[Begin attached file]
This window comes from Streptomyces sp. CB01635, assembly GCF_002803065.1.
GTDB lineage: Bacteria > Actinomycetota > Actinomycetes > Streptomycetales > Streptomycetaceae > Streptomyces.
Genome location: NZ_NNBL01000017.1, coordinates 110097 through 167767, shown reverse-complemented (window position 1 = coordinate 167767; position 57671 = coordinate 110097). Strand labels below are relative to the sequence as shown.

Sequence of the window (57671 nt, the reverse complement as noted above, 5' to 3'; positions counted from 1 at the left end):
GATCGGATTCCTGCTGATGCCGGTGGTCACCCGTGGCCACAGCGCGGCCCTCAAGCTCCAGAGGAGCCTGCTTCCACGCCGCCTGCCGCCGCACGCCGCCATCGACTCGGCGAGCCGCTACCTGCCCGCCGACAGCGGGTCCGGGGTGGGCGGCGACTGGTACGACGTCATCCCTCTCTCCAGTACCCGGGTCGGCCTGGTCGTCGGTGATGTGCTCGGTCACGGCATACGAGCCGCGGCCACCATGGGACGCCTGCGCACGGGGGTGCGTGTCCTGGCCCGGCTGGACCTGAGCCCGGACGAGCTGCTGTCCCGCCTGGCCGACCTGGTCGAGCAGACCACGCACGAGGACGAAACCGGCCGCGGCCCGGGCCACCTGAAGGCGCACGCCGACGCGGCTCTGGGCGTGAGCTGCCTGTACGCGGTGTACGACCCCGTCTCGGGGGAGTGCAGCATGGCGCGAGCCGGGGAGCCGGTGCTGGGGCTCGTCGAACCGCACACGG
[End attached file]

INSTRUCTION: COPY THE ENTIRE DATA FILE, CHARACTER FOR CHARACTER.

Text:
This window comes from Streptomyces sp. CB01635, assembly GCF_002803065.1.
GTDB lineage: Bacteria > Actinomycetota > Actinomycetes > Streptomycetales > Streptomycetaceae > Streptomyces.
Genome location: NZ_NNBL01000017.1, coordinates 110097 through 167767, shown reverse-complemented (window position 1 = coordinate 167767; position 57671 = coordinate 110097). Strand labels below are relative to the sequence as shown.

Sequence of the window (57671 nt, the reverse complement as noted above, 5' to 3'; positions counted from 1 at the left end):
GATCGGATTCCTGCTGATGCCGGTGGTCACCCGTGGCCACAGCGCGGCCCTCAAGCTCCAGAGGAGCCTGCTTCCACGCCGCCTGCCGCCGCACGCCGCCATCGACTCGGCGAGCCGCTACCTGCCCGCCGACAGCGGGTCCGGGGTGGGCGGCGACTGGTACGACGTCATCCCTCTCTCCAGTACCCGGGTCGGCCTGGTCGTCGGTGATGTGCTCGGTCACGGCATACGAGCCGCGGCCACCATGGGACGCCTGCGCACGGGGGTGCGTGTCCTGGCCCGGCTGGACCTGAGCCCGGACGAGCTGCTGTCCCGCCTGGCCGACCTGGTCGAGCAGACCACGCACGAGGACGAAACCGGCCGCGGCCCGGGCCACCTGAAGGCGCACGCCGACGCGGCTCTGGGCGTGAGCTGCCTGTACGCGGTGTACGACCCCGTCTCGGGGGAGTGCAGCATGGCGCGAGCCGGGGAGCCGGTGCTGGGGCTCGTCGAACCGCACACGG